Last week, The Simpsons on Disney+ finally became worth watching. The first seasons, the good ones, were finally made available in their original 4:3 aspect ratio, as they obviously should have been in the first place. It’s not on the level of Buffy the Vampire Slayer’s infamous “remaster” (Amazon Prime, thankfully, only streams the series in SD) but enough of the screen was cropped out to make it a worthless inclusion on the service. But now all’s well that ends well so I picked up where I left off in my last rewatch I began four or five years ago, near the end of season three, with the episode “Bart’s Friend Falls in Love”.
Now this is an improvement from watching someone’s ripped VHS copy, that’s for sure.
Said friend of Bart (Nancy Cartwright) is of course Milhouse (Pamela Hayden) who falls for a new girl with braces after viewing a sex ed tape starring a young, 1970s era Troy McClure (Phil Hartman).
Already there’s more in this episode than Disney could hope to clean up with a cgi furry butt, right from the beginning with a classic Raiders of the Lost Ark parody featuring Homer (Dan Castellaneta) in his underwear, his unintelligible screams meant to mimic the speech of the Hovitos.
Yes, it’s too bad. Perhaps we could warn Disney. If only they spoke Hovitos.
The best part of the episode is actually a subplot in which Homer expands his vocabulary via a subliminal messages tape delivered to him instead of one for weight loss. The next day he starts talking about his “gastronomic rapacity”.
The funniest part, though, is when he stops using the tape and forgets “spoon”.
“Where’s that . . . metal dealie. You know to dig. Food.”
Milhouse’s girlfriend is voiced by Kimmy Robertson, best known as Lucy from Twin Peaks. It took me a minute to realise it. At first I just thought, “Where have I heard that voice before? Like, in something I’ve watched so many millions of times in the past thirty years it’s etched on my subconscious?” Though as Homer said when Lisa (Yeardley Smith) first brings up the power of subliminal conditioning, “that’s a load of rich creamery butter.”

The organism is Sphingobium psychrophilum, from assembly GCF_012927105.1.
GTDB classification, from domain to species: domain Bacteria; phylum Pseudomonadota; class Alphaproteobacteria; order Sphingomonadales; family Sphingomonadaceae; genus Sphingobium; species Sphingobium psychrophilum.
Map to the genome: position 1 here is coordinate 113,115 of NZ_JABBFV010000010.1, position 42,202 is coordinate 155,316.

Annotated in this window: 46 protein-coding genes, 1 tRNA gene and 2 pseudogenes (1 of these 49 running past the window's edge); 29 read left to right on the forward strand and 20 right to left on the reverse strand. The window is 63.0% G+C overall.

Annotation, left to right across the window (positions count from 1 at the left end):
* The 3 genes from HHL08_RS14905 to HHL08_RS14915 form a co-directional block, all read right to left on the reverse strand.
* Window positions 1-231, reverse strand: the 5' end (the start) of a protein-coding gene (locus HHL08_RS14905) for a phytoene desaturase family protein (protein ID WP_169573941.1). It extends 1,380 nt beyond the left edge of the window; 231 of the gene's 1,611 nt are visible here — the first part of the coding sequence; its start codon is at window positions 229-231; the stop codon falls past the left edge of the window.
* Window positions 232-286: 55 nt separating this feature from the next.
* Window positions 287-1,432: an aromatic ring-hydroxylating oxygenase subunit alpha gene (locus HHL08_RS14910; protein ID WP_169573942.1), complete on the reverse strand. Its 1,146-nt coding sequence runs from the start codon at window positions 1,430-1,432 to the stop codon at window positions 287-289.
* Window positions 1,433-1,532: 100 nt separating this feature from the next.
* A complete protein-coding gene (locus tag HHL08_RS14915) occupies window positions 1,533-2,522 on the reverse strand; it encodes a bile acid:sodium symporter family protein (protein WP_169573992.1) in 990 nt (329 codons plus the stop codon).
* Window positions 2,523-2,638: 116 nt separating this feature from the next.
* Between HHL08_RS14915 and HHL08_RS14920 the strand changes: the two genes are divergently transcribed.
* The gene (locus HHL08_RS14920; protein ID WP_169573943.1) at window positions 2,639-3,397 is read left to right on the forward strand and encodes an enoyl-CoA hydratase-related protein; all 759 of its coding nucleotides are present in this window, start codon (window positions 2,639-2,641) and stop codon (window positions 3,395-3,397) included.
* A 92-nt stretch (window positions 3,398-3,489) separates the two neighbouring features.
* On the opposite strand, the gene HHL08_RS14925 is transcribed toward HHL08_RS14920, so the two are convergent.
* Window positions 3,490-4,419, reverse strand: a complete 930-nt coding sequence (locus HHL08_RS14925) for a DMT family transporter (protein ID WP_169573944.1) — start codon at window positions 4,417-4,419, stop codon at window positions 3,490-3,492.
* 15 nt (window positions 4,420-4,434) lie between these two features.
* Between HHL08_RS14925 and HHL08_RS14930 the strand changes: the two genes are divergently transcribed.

Robertson is pretty good as a cartoon child character—she has that kind of voice that doesn’t sound like a real child but like a sharper, funnier version. She could have a good career as a voice actress in such roles.
Twitter Sonnet #1359
A folded leg suggests the standing bug.
A sea of hats forestalled the rising mob.
The answer given now’s a timely hug.
The thread to shirts was like the corn to cob.
The cloud of cotton’s dyed with purple blood.
Impending rubble speaks of building death.
Some muscle sprouts escape the cakey mud.
The sign of air’s implied with ev’ry breath.
A kind of answer turned in laundry swoop.
Consensus clicked throughout the squirrel’s tree.
Retreating thinkers claim the chicken coop.
Potential hives evade the single bee.
The colour picture snapped a grey response.
The angle clicked like famous housely haunts.